Urquharts Bay, New Zealand
Since we’ve been back we have been flat chat on re-building the boat. While we were away, Sel Citron went into the shed at the boatyard in Whangarei and had her topsides repainted. Oddly, people ask me what colour we chose this time around. YELLOW of course! It’s grown on us and now we can’t imagine anything else! So now we’re even brighter than before.
Unfortunately, that was about all that got done while we were away and now it’s a fight and a race to get all the other repairs done, mast built and sails made etc, and get back in the water in time to sail away before winter sets in. (There is NO WAY I am spending another winter in NZ – just for the record!). We are really up against it, with a huge workload and it just seems to be one step forward, one back.
One of the biggest jobs at the moment involves repairing the decks, which were badly dinged and damaged in the dismasting. The original plan was to cut out the damaged parts and replace them with moulds taken from other sections of gel coat on the boat. To cut a long and very painful story short, that ended up not being possible. We looked at every alternative, but we’ve now resigned ourselves to having to sand all the (acres) of decks back to smooth and then paint them with a non-skid paint. It’s a huge job – weeks worth of work.
The foredeck, taped and ready for sanding and painting
The cockpit looking like Dexter’s kill room…
Newly painted decks
To give you an idea of the ‘one step forward, two back’ kind of progress we’ve been making, here’s a précis of a typical couple of days.…
(If it’s less painful to stick pins in your eyes than read this, skip to the *** below).
In preparing for the deck repairs, Damian spent the best part of a week trying to take off all the deck fittings – blocks, tracks, staunchions, pad-eyes, cleats, etc etc – you never realise how many they are until you start taking them off. And of course, none of them want to come off and when they do, they reveal further ‘issues’ underneath…Let’s just not even go there!
We also have to replace the solar panels, since – of course – they don’t make the old ones any more. We actually only ‘need’ to replace two of the eight, but you can’t mix different types, so we have to replace all of them. And the new ones are different sizes, which means the custom-built aluminium brackets that hold them in place on the bimini roof and cabin top have to be re-built, which means the holes in the deck where they were bolted, and the bigger holes where the old electric cables exited, have to be filled, fibreglassed, painted….
Damian spent about a day trying to get the ‘ceiling’ panels off the underside of the bimini in order to access the electrical cables for the solar panels, but couldn’t budge them (someone’s used the wrong glue to stick them on with). So the alternative was to drill yet more holes in the top of the bimini (near the ones that have to be filled from the old solar panels). He started on that, but his favourite electric drill caught fire….Eventually, he cut the holes, only to find he still couldn’t access all the cables, so he had to spend another 2 days getting the ceiling panels off, after all…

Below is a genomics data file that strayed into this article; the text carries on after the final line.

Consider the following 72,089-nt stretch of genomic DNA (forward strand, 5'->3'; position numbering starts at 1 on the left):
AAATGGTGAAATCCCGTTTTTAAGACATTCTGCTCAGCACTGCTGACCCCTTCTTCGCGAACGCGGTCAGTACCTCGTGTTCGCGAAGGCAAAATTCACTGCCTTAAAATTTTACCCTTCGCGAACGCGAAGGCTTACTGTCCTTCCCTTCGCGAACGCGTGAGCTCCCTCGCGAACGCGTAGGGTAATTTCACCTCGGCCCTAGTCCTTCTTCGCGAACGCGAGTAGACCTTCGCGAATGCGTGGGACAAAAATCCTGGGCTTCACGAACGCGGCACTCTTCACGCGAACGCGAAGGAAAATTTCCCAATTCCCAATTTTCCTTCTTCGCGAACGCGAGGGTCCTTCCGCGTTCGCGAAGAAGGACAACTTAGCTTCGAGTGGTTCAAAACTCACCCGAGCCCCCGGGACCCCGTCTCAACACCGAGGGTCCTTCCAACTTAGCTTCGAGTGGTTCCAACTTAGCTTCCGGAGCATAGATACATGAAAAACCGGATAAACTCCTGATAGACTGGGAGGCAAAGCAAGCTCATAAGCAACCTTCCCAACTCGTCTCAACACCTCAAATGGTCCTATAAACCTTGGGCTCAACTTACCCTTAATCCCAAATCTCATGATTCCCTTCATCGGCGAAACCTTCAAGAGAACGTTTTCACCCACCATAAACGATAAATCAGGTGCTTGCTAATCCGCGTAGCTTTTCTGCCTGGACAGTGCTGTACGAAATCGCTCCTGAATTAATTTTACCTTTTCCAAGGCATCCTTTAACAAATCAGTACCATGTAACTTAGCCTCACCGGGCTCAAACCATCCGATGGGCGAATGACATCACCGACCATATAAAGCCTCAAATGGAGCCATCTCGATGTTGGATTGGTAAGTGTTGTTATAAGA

Meanwhile, the solar panels have to come in from Australia (of course!) and I spent the best part of a day trying to organise to have them airfreighted – not difficult, you’d think… but you’d be wrong!
And that’s just the tip of the iceberg…
Here she is, Glad-wrapped, mast-less, missing trampoline and in the shed…
On the up-side, we finally had our meeting with the mast builder last week. The designer FINALLY delivered the technical drawings – only 9 weeks late – so Bart the builder can now finally get started on building the mast (it was supposed to be done by now). He reckons he’ll go flat out from here, but I reckon it will be 4-6 weeks away, which is starting to cut it fine to get in the water and get away.
We can now also finally push ‘go’ on ordering sails – and hope that there aren’t any delays there!
It took two attempts to fit the new forebeam (the old one was bent and twisted in the dismasting). Here’s the second attempt, with Damian (who isn’t a fan of heights) on the forklift. OH&S would probably have had something to say about the methodology, but it got done at least!
So it’s been a bit grim, but at least we’re not living on the boat while it’s in a snow storm of sanding dust! I found a little ‘bach’ – a kiwi beach house – in Urquharts Bay, across the river from Whangarei, It’s very simple – as a bach should be – and very cute and right on the water: as I sit here looking through the French doors, I can’t see the water’s edge as it’s so close it’s below the edge of the verandah. Check it out:
The Bach at Urquharts Bay
View from our verandah
walking trail at the end of the road
The view over Urquharts from the end of the road
Smugglers Cove – at the end of the road
Irene and Lionel (Kiapa) making friends with the locals at Urquharts Bay
Sunset from our verandah
Whangarei always gives good sunset
And if there was any doubt as to why we wouldn’t want to be living on the boat, here’s one more reason: this is the state of the saloon…
It was Damian’s birthday the Sunday before last and we had a few friends over for dinner – beef wellington and orange poppyseed birthday cake with candied orange peel, a la Kerry – and had a fun night. Luckily, Cyclone Lusi had blown through the day before, rather than on his birthday – winds of 67 knots at Marsden Cove (our usual hang) and all the catamarans in the boat yard had to be tied down to enormous concrete blocks, one at each corner. But not us, since we’re ‘indoors’ .
So there’s an upside to being in the shed!
~~~ ><(((°> ><(((°> ><(((°> ~~~